Hagar Qim (pronounced Hah-gar-rreem) is a prehistoric site containing the standing remains of two Neolithic temples, Hagar Qim and Mnajdra. These two megalithic buildings were built around 5,000 BC and little is known about their function.
A few days ago myself and a few other international students, studying in Malta on the Erasmus scheme, took a study break and went to visit the temples. The admission fee includes entrance into both temples, the museum as well as a free 4D viewing experience of the Hagar Qim temples.
From the very first glace the temples were unlike any archaeological site I had ever seen. The Hagar Qim and Mnajdra temples stand out within the surrounding landscape as the site is located in an isolated area of countryside not too far from the sea, in fact from some areas the sea is visible.
In comparison to the Hagar Qim temple complex, the Tarxien temples are located within a residential area in a separate part of Malta. I took a visit to the Tarxien temples in order to compare the two sites. I was lucky enough to get free entrance to the Tarxien temples as on the 31st of January all of Malta’s cultural heritage museums and sites are free in celebration of Public Service Week. This was a great chance for me, and many others, to see some of Malta’s cultural heritage.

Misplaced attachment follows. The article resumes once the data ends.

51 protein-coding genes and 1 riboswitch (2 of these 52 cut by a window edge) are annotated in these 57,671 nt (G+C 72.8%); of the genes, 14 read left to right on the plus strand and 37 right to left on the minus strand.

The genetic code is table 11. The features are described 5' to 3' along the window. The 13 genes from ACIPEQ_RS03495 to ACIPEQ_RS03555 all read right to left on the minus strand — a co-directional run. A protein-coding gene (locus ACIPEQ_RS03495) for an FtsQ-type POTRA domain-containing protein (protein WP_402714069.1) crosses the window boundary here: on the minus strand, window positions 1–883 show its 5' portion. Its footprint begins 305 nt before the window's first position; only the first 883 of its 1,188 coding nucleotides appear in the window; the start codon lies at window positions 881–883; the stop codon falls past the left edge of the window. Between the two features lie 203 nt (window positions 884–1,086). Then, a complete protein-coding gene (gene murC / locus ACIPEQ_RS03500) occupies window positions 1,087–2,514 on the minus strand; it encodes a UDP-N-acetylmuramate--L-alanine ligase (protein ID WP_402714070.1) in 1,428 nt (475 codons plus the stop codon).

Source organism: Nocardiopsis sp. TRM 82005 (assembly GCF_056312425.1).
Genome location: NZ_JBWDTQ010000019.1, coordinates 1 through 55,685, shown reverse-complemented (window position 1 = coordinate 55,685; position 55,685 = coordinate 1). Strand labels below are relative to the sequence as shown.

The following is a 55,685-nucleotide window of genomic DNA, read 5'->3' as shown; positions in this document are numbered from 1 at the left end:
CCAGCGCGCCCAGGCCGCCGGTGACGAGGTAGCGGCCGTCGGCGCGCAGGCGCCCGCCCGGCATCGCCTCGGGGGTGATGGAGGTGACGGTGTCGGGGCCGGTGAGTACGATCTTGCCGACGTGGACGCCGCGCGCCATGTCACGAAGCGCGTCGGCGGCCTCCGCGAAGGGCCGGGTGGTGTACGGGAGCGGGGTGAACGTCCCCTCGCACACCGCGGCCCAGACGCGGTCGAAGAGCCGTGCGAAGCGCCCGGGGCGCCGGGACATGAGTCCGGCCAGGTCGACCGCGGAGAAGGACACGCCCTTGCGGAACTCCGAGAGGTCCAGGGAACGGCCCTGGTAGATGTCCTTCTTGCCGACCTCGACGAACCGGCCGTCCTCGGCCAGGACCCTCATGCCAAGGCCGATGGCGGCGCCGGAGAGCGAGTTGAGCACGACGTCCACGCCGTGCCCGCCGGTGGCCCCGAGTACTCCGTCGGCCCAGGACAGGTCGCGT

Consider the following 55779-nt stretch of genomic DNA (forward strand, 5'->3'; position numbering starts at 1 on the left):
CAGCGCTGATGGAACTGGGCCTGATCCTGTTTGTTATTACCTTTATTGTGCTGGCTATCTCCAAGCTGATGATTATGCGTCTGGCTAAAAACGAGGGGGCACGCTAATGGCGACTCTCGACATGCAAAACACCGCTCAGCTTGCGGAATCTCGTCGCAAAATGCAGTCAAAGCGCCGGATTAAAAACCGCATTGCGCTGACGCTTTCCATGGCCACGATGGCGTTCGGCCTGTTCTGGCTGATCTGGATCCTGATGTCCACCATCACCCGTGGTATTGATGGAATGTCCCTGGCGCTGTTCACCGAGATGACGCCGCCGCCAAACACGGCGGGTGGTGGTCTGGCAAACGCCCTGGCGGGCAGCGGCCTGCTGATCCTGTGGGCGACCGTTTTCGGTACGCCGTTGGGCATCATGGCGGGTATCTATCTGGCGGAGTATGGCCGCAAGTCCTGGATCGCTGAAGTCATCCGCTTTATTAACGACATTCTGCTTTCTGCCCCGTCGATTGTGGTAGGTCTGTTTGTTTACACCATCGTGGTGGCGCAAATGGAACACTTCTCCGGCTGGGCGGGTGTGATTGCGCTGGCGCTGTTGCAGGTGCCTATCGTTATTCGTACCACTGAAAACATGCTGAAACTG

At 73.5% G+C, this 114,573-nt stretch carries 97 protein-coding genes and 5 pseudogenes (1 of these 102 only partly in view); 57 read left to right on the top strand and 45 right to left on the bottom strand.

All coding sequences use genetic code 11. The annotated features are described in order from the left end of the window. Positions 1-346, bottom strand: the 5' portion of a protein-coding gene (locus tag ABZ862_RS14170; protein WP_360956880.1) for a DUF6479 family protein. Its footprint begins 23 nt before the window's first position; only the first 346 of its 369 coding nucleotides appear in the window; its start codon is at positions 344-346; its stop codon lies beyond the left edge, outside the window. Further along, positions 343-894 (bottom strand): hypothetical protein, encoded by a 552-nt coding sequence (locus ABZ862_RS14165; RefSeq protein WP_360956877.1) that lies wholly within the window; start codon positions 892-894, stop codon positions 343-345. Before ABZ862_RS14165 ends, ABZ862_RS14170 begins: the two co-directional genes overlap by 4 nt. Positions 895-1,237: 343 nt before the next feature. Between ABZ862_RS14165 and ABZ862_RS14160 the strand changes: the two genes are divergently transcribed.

Over the span of around 1000 years from 3600-2500 BC, four temple complexes were built at Tarxien, making the Tarxien temples late Neolithic in date. What is interesting about Tarxien is that during the Bronze Age the South temples was used as a cremation cemetery and eventually the site was converted into agricultural land during the Roman period. Compared to the Hagar Qim temple complex more is known about the occupation of the Tarxien temple area.
My visits to both temple complexes has widened my view on the Neolithic period in Malta and has given me some ground work before I start my Prehistory of Malta module next semester (starting on the 1st of February) which I am very much looking forward to as learning about Maltese prehistory has been a big aspiration of mine since my very first visit to the island in 2008.
I would recommend that anyone who is in Malta, either on holiday or on an Erasmus year abroad to visit both sites as they are both extremely unique archaeological sites and like nothing I have ever seen before!
You can read a bit more about both sites on the Heritage Malta website found here: http://heritagemalta.org/museums-sites/